Share this episode


Who is Hope?

We delve deeper into the story of Hope Ybarra, a young mother whose family discovers she’s been faking her eight-year-long battle with terminal cancer and begins to suspect her own health isn’t all she’s lying about. We talk more to Hope’s family and her ex-husband Fabian Ybarra about their efforts to unravel Hope’s many sinister deceptions. 

We meet Detective Mike Weber, who was responsible for investigating Hope Ybarra, an early foray into what would become the main focus of his career: Munchausen by Proxy. 

Listen on: Apple | Spotify

Show Notes

Host Andrea Dunlop:

For behind-the-scenes photos: 

Support the show and get exclusive bonus content:

For information and resources:

The American Professional Society on the Abuse of Children’s MBP Practice Guidelines can be downloaded here.

More about Mike Weber:


Andrea: [00:00:00] Nobody should believe me is a production of large media. That’s L A R J Media. Before we begin a quick warning that in this show we discuss child abuse and this content may be difficult for some listeners. If you or anyone you know is a victim or survivor of medical child abuse, please go to munchhausen’s to connect with professionals who can help.

Andrea: 33 year old Hope Jabra wants to find a peaceful place to die. Hope’s battle with brain, lung and bone cancer leaves her frail and weak. She has three children. Her youngest is herself fighting a terminal case of cystic fibrosis.

Andrea: People believe their eyes. That’s something that actually is so central to this whole issue and to people that experience this, is that we do believe the people that we love when they’re telling us something. How could a mother purposely hurt her own child? Hope Ibarra subjected her baby to [00:01:00] unnecessary surgeries, even poisoning her.

Andrea: I’m Andrea Dunlop and this is, nobody Should Believe me. As I mentioned in the previous episode, there is still a lot about my sister’s story that I don’t know, and many things that I will probably never know. It really messes with your sense of reality in a way where you are then going back through entire decades of your life trying to piece it together with what you now know to be true and trying to reconcile that with your experiences as you remember them.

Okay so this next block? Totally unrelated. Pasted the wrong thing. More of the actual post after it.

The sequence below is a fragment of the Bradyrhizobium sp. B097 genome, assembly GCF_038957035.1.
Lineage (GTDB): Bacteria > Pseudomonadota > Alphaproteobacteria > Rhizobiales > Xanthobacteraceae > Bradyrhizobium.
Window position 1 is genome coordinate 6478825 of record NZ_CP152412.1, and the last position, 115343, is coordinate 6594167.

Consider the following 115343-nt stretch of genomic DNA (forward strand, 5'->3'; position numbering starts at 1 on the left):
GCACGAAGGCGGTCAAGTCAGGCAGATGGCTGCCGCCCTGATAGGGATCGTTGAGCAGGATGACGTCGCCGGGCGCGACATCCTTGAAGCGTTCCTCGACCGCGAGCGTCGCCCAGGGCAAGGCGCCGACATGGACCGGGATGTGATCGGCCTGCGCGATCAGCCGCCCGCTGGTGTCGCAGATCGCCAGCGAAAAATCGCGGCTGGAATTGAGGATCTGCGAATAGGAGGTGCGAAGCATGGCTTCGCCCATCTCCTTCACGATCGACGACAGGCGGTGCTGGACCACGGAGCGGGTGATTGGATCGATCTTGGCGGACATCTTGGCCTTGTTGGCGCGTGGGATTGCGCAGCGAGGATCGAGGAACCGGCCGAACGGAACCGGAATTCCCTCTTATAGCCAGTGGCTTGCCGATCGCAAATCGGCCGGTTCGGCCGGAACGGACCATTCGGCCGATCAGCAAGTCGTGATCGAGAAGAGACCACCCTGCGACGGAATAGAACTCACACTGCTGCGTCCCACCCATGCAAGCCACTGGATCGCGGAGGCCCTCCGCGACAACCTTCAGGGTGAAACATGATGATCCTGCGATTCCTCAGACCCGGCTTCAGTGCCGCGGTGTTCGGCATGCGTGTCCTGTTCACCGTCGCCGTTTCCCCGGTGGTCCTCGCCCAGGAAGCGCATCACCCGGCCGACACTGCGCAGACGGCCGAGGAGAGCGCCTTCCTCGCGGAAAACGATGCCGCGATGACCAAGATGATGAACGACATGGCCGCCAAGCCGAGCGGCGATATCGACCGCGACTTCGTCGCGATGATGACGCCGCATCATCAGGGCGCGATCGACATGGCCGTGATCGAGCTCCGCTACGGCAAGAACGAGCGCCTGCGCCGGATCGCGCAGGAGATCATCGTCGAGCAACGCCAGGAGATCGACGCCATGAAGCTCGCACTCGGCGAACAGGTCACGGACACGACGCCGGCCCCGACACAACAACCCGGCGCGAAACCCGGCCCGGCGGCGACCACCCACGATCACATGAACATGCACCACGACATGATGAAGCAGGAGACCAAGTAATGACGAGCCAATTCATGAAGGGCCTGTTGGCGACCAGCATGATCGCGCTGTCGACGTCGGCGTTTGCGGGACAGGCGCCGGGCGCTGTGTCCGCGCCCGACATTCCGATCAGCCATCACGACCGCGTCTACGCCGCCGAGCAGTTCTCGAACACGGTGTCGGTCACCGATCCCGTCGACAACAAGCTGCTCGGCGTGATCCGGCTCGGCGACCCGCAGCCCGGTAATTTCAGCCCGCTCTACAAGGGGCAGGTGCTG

Andrea: If you are just joining us, please go back and listen to episode one. In that episode, we covered a lot about hope’s early life that led her to this point, and also what this has to do with my life and my journey. I spoke to former investigative journalist [00:02:00] Deanna Boyd about the moment when hope your Barr’s behavior really escalated.

Deanna Boyd: Hope basically had told family that she had been battling cancer off and on three different times. Started with bone cancer, later moved to her lungs and her brains, uh, caused her to lose her hearing. She had to have a cochlear implant. Um, and then ultimately the third cancer, when it had returned to her brain, had basically said it was inoperable.

Deanna Boyd: And that it was going to be terminal and this was it. And she, she shared that with family. She shared that with friends, she shared it with the world. She had all these different blogs where she talked about what it was like to be dying and all these experience. She was trying to have these bucket list items.

Deanna Boyd: She was prob trying to do. Prior to that time, and you just would read these and think, oh, what a brave woman. What a great mom. And she’s just living life to the fullest while she can. And she’s so brave and loving. [00:03:00] She’s a very strong woman and she wants truly to, uh, to live. But unfortunately, the cancer seems to be stronger than she is at this point.

Newscast: It Was a story that touched the hearts of North Texan, a woman on her deathbed. She and her family facing eviction Texans poured out their sympathy and opened their wallets to help.

Andrea: Hope had convinced her family and her entire community that she was facing cancer. Her sister Robin Pucher remembers how brave Hope always seemed throughout this process.

Robin: Everybody who met her was astounded at what she had been through and how she maintained her faith in her composure and her ability. To carry on with life with a, um, a zest for it. You know, she was just really prepared for whatever life threw at her. She never appeared to be overwhelmed by it. She would talk about it freely, you know, everything that happened to her.